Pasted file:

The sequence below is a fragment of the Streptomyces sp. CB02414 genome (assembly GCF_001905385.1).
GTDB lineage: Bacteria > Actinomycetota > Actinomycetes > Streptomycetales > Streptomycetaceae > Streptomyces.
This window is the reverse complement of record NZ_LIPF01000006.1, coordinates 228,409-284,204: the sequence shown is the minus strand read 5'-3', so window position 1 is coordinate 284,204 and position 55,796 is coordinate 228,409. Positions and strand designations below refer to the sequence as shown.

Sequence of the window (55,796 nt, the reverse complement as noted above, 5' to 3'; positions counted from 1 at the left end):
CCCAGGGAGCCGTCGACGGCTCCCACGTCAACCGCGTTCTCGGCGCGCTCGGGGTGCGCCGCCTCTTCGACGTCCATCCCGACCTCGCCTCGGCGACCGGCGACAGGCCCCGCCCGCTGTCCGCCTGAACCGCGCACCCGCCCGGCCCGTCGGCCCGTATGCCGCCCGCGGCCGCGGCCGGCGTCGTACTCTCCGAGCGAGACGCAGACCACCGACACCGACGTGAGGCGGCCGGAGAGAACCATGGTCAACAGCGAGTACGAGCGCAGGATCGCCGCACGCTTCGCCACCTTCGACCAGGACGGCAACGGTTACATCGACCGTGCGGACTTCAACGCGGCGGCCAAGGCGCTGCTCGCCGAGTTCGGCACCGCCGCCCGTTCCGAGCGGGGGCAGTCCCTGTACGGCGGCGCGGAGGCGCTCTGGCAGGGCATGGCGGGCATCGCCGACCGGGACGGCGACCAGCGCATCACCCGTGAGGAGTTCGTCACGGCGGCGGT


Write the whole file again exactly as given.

The sequence below is a fragment of the Streptomyces sp. CB02414 genome (assembly GCF_001905385.1).
GTDB lineage: Bacteria > Actinomycetota > Actinomycetes > Streptomycetales > Streptomycetaceae > Streptomyces.
This window is the reverse complement of record NZ_LIPF01000006.1, coordinates 228,409-284,204: the sequence shown is the minus strand read 5'-3', so window position 1 is coordinate 284,204 and position 55,796 is coordinate 228,409. Positions and strand designations below refer to the sequence as shown.

Sequence of the window (55,796 nt, the reverse complement as noted above, 5' to 3'; positions counted from 1 at the left end):
CCCAGGGAGCCGTCGACGGCTCCCACGTCAACCGCGTTCTCGGCGCGCTCGGGGTGCGCCGCCTCTTCGACGTCCATCCCGACCTCGCCTCGGCGACCGGCGACAGGCCCCGCCCGCTGTCCGCCTGAACCGCGCACCCGCCCGGCCCGTCGGCCCGTATGCCGCCCGCGGCCGCGGCCGGCGTCGTACTCTCCGAGCGAGACGCAGACCACCGACACCGACGTGAGGCGGCCGGAGAGAACCATGGTCAACAGCGAGTACGAGCGCAGGATCGCCGCACGCTTCGCCACCTTCGACCAGGACGGCAACGGTTACATCGACCGTGCGGACTTCAACGCGGCGGCCAAGGCGCTGCTCGCCGAGTTCGGCACCGCCGCCCGTTCCGAGCGGGGGCAGTCCCTGTACGGCGGCGCGGAGGCGCTCTGGCAGGGCATGGCGGGCATCGCCGACCGGGACGGCGACCAGCGCATCACCCGTGAGGAGTTCGTCACGGCGGCGGT